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AU - Heiman, Heather L.

AU - Rasminsky, Sonya

AU - Bierman, Jennifer A.

AU - Evans, Daniel B.

AU - Kinner, Kathryn G.

AU - Stamos, Julie

AU - Martinovich, Zoran

AU - McGaghie, William C.

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N2 - Background: Medical students are increasingly documenting their patient notes in electronic health records (EHRs). Documentation short-cuts, such as copy-paste and templates, have raised concern among clinician-educators because they may perpetuate redundant, inaccurate, or even plagiarized notes. Little is known about medical students' experiences with copy-paste, templates and other "efficiency tools" in EHRs. Purposes: We sought to understand medical students' observations, practices, and attitudes regarding electronic documentation efficiency tools. Methods: We surveyed 3rd-year medical students at one medical school. We asked about efficiency tools including copy-paste, templates, auto-inserted data, and "scribing" (documentation under a supervisor's name). Results: Overall, 123 of 163 students (75%) responded; almost all frequently use an EHR for documentation. Eighty-six percent (102/119) reported at least sometimes observing residents copying data from other providers' notes and 60% (70/116) reported observing attending physicians doing so. Most students (95%, 113/119) reported copying from their own previous notes, and 22% (26/119) reported copying from residents. Only 10% (12/119) indicated that copying from other providers is acceptable, whereas 83% (98/118) believe copying from their own notes is acceptable. Most students use templates and auto-inserted data; 43% (51/120) reported documenting while signed in under an attending's name. Greater use of documentation efficiency tools is associated with plans to enter a procedural specialty and with lack of awareness of the medical school copy-paste policy. Conclusions: Students frequently use a range of efficiency tools to document in the electronic health record, most commonly copying their own notes. Although the vast majority of students believe it is unacceptable to copy-paste from other providers, most have observed clinical supervisors doing so.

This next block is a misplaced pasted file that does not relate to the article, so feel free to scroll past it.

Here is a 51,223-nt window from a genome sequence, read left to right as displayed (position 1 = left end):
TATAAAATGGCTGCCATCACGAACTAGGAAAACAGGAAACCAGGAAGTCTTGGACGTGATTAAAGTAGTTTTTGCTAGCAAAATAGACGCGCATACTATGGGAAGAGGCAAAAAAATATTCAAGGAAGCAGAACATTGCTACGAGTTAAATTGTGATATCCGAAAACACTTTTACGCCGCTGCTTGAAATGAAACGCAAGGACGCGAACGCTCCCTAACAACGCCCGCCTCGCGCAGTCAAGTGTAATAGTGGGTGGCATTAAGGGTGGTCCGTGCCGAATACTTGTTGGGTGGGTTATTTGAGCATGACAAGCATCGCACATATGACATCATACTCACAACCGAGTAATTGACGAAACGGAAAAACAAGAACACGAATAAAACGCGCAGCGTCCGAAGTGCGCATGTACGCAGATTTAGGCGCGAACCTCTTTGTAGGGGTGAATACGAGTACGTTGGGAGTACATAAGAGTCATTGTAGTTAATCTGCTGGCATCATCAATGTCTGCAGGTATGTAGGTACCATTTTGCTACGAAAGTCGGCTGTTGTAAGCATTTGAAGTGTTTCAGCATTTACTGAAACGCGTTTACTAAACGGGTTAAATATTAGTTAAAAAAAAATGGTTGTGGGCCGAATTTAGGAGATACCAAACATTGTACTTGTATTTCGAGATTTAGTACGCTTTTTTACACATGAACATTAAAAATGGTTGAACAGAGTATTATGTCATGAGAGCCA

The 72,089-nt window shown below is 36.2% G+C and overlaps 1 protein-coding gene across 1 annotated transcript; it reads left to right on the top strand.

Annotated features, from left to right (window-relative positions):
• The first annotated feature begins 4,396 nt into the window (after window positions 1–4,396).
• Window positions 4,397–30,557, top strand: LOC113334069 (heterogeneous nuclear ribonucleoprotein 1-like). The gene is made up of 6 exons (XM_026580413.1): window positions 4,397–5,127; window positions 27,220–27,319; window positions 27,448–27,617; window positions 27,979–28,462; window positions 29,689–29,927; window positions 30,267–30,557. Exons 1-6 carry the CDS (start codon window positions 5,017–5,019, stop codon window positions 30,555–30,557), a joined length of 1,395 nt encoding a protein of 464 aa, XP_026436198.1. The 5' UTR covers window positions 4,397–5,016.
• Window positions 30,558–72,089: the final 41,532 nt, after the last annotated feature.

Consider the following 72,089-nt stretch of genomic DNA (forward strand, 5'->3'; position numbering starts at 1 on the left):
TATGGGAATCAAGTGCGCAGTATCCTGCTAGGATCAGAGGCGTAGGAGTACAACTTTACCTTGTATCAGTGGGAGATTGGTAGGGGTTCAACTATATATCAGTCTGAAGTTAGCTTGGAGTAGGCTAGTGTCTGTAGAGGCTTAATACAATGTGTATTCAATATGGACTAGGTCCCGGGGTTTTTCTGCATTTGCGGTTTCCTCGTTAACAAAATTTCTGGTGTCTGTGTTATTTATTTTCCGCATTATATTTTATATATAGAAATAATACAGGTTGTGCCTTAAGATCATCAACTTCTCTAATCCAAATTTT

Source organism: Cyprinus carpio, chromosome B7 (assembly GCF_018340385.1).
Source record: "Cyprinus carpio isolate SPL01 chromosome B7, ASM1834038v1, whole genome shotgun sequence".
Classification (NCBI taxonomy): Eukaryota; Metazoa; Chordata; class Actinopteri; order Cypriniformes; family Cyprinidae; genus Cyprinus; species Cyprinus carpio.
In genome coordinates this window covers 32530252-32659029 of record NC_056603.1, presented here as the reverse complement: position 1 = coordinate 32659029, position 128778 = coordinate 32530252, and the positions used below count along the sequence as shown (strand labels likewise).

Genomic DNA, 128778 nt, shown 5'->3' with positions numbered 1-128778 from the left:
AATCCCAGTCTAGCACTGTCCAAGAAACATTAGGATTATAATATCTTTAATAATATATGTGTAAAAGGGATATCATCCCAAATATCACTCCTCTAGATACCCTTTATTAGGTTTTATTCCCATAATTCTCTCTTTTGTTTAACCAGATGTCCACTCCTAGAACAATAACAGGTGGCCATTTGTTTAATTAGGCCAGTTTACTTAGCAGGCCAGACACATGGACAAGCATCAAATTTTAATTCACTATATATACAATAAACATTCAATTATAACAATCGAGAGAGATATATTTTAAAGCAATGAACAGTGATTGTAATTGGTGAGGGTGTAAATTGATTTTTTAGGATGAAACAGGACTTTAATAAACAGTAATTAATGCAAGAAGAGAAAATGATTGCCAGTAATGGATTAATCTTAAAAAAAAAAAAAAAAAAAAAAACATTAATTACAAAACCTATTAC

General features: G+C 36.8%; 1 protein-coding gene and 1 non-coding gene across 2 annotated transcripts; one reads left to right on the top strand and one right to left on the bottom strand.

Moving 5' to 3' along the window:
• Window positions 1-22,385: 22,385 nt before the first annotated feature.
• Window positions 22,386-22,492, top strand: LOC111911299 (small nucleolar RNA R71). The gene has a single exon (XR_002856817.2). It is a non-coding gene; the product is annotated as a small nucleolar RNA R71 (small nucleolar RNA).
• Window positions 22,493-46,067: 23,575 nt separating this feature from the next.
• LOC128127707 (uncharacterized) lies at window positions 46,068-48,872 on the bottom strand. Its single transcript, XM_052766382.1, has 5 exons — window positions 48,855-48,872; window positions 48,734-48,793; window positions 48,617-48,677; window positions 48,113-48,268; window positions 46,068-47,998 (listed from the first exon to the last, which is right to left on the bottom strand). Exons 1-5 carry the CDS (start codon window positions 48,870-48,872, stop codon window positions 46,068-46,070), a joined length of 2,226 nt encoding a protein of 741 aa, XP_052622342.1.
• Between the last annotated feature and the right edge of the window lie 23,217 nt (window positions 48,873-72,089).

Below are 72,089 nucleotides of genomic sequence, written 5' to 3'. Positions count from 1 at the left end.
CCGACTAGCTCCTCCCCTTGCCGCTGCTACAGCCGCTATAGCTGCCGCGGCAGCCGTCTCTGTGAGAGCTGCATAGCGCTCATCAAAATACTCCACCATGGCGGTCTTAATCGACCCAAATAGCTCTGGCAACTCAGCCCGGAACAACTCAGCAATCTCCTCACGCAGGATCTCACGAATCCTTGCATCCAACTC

AB - Background: Medical students are increasingly documenting their patient notes in electronic health records (EHRs). Documentation short-cuts, such as copy-paste and templates, have raised concern among clinician-educators because they may perpetuate redundant, inaccurate, or even plagiarized notes. Little is known about medical students' experiences with copy-paste, templates and other "efficiency tools" in EHRs. Purposes: We sought to understand medical students' observations, practices, and attitudes regarding electronic documentation efficiency tools. Methods: We surveyed 3rd-year medical students at one medical school. We asked about efficiency tools including copy-paste, templates, auto-inserted data, and "scribing" (documentation under a supervisor's name). Results: Overall, 123 of 163 students (75%) responded; almost all frequently use an EHR for documentation. Eighty-six percent (102/119) reported at least sometimes observing residents copying data from other providers' notes and 60% (70/116) reported observing attending physicians doing so. Most students (95%, 113/119) reported copying from their own previous notes, and 22% (26/119) reported copying from residents. Only 10% (12/119) indicated that copying from other providers is acceptable, whereas 83% (98/118) believe copying from their own notes is acceptable. Most students use templates and auto-inserted data; 43% (51/120) reported documenting while signed in under an attending's name. Greater use of documentation efficiency tools is associated with plans to enter a procedural specialty and with lack of awareness of the medical school copy-paste policy. Conclusions: Students frequently use a range of efficiency tools to document in the electronic health record, most commonly copying their own notes. Although the vast majority of students believe it is unacceptable to copy-paste from other providers, most have observed clinical supervisors doing so.